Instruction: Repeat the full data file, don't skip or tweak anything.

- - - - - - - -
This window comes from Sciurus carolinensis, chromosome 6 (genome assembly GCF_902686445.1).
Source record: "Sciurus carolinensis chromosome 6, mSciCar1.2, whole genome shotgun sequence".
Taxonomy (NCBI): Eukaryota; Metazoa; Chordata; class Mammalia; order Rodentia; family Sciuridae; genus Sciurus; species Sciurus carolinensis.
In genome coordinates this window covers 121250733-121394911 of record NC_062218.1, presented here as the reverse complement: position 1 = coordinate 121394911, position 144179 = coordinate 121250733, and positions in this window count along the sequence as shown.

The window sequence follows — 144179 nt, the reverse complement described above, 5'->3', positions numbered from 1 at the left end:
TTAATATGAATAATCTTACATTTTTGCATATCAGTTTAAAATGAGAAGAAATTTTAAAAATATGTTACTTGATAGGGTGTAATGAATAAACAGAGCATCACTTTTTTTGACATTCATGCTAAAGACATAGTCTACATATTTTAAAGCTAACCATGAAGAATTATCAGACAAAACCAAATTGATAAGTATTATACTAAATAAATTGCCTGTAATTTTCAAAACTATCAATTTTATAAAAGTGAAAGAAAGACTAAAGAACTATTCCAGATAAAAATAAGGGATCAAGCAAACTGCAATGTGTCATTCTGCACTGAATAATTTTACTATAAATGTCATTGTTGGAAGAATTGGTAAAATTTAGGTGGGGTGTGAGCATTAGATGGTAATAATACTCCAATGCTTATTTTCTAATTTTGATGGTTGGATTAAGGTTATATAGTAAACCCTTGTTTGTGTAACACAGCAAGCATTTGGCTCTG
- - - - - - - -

This window comes from Sciurus carolinensis, chromosome 6 (genome assembly GCF_902686445.1).
Source record: "Sciurus carolinensis chromosome 6, mSciCar1.2, whole genome shotgun sequence".
Taxonomy (NCBI): Eukaryota; Metazoa; Chordata; class Mammalia; order Rodentia; family Sciuridae; genus Sciurus; species Sciurus carolinensis.
In genome coordinates this window covers 121250733-121394911 of record NC_062218.1, presented here as the reverse complement: position 1 = coordinate 121394911, position 144179 = coordinate 121250733, and positions in this window count along the sequence as shown.

The window sequence follows — 144179 nt, the reverse complement described above, 5'->3', positions numbered from 1 at the left end:
TTAATATGAATAATCTTACATTTTTGCATATCAGTTTAAAATGAGAAGAAATTTTAAAAATATGTTACTTGATAGGGTGTAATGAATAAACAGAGCATCACTTTTTTTGACATTCATGCTAAAGACATAGTCTACATATTTTAAAGCTAACCATGAAGAATTATCAGACAAAACCAAATTGATAAGTATTATACTAAATAAATTGCCTGTAATTTTCAAAACTATCAATTTTATAAAAGTGAAAGAAAGACTAAAGAACTATTCCAGATAAAAATAAGGGATCAAGCAAACTGCAATGTGTCATTCTGCACTGAATAATTTTACTATAAATGTCATTGTTGGAAGAATTGGTAAAATTTAGGTGGGGTGTGAGCATTAGATGGTAATAATACTCCAATGCTTATTTTCTAATTTTGATGGTTGGATTAAGGTTATATAGTAAACCCTTGTTTGTGTAACACAGCAAGCATTTGGCTCTG